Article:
There is also a need to identify potent chemotherapy for unresectable advanced GBC. In the ABC-02 trial, GC therapy had a significant survival advantage compared to gemcitabine alone, and this regimen has been established for unresectable BTC worldwide . GS therapy  and GS plus CDDP (GCS) therapy are highly recommended for unresectable BTC in the guidelines for BTC treatment in Japan. The regimens differ among reports of conversion surgery for BTC [8,9,10,11]; however, they are primarily GEM-based. In addition, there is a need to consider the severe adverse events that can occur with GCS therapy, compared to those with GC and GS therapy. Therefore, it is difficult to compare regimens to determine which is more beneficial for conversion surgery.
It is important to evaluate the potential for macroscopic removal of lesions prior to conversion surgery, and this can be achieved with staging laparoscopy. However, we did not perform preoperative staging laparoscopy in this case because we thought that precise evaluation of expansion of the omentum lesions with laparoscopic observation would be difficult, and we determined preoperatively that we could achieve macroscopic radical resection of the target lesions by extended cholecystectomy and total omentectomy. However, since there was a possibility of liver metastases and other peritoneal lesions that were undetectable on imaging, staging laparoscopy may have been useful in this case. Peritoneal lavage cytology gave positive findings, but we were still able to achieve macroscopic resection and long-term survival. A recent report suggested that it may be acceptable to resect BTC without other non-curative factors, regardless of the peritoneal lavage cytology status , and this supports our treatment strategy for this patient. All of the above suggests that surgical macroscopic radical resection is highly conducive to positive patient outcomes.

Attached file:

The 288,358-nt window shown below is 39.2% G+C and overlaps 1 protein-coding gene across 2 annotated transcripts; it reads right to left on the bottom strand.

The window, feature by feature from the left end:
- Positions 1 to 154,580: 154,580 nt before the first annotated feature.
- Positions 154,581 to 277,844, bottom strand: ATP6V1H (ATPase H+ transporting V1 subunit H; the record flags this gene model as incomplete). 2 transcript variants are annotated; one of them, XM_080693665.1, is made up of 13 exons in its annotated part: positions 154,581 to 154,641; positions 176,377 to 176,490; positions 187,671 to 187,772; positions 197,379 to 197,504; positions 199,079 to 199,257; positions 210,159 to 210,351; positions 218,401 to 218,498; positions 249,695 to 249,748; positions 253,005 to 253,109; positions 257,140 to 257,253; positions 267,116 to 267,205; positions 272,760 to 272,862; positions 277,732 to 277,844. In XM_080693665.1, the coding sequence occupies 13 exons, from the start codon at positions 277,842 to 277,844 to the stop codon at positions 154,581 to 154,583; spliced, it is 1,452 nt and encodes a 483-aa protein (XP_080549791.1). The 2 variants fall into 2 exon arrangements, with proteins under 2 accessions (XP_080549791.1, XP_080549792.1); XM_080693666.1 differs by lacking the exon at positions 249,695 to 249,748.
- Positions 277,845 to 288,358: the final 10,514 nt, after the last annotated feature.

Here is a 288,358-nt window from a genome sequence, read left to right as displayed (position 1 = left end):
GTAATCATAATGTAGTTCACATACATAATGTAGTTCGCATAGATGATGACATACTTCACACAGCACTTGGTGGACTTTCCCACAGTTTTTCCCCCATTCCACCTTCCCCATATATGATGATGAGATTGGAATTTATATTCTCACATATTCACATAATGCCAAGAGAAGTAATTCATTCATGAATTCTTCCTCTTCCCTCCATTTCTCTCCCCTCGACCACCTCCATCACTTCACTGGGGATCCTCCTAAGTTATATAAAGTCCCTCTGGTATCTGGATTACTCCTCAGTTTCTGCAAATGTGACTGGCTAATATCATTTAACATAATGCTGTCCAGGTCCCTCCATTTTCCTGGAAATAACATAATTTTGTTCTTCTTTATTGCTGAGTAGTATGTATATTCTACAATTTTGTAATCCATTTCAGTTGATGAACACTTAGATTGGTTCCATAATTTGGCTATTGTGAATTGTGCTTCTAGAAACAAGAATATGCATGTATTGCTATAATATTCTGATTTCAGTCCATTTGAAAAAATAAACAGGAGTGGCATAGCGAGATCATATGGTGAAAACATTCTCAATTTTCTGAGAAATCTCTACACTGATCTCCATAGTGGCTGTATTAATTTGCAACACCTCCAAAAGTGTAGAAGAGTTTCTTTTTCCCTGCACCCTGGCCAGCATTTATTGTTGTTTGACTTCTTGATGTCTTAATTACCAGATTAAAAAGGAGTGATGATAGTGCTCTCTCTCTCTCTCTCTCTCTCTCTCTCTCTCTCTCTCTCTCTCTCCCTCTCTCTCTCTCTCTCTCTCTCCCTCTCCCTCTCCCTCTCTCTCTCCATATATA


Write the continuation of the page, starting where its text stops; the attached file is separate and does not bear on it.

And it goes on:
The efficacy of conversion surgery for advanced cancer is oncologically understandable from the perspective of disease control. Macroscopic curative surgery for advanced cancer may be effective for certain patients in whom the number of malignant cells can be reduced with chemotherapy. Continued chemotherapy after surgery may be needed to eliminate residual microscopic cancer cells and prevent recurrence. We used the following criteria as the indication for conversion surgery for initially unresectable GBC: stabilization of tumor markers; and shrinkage or lack of growth of the tumor for ≥ 8 months, based on the finding for conversion surgery for pancreatic cancer described above ; and the potential for macroscopic curative resection. Scientific evidence for these criteria is still insufficient because of the lack of data. However, conversion surgery for patients with BTC who meet these two criteria does seem to be effective based on our results.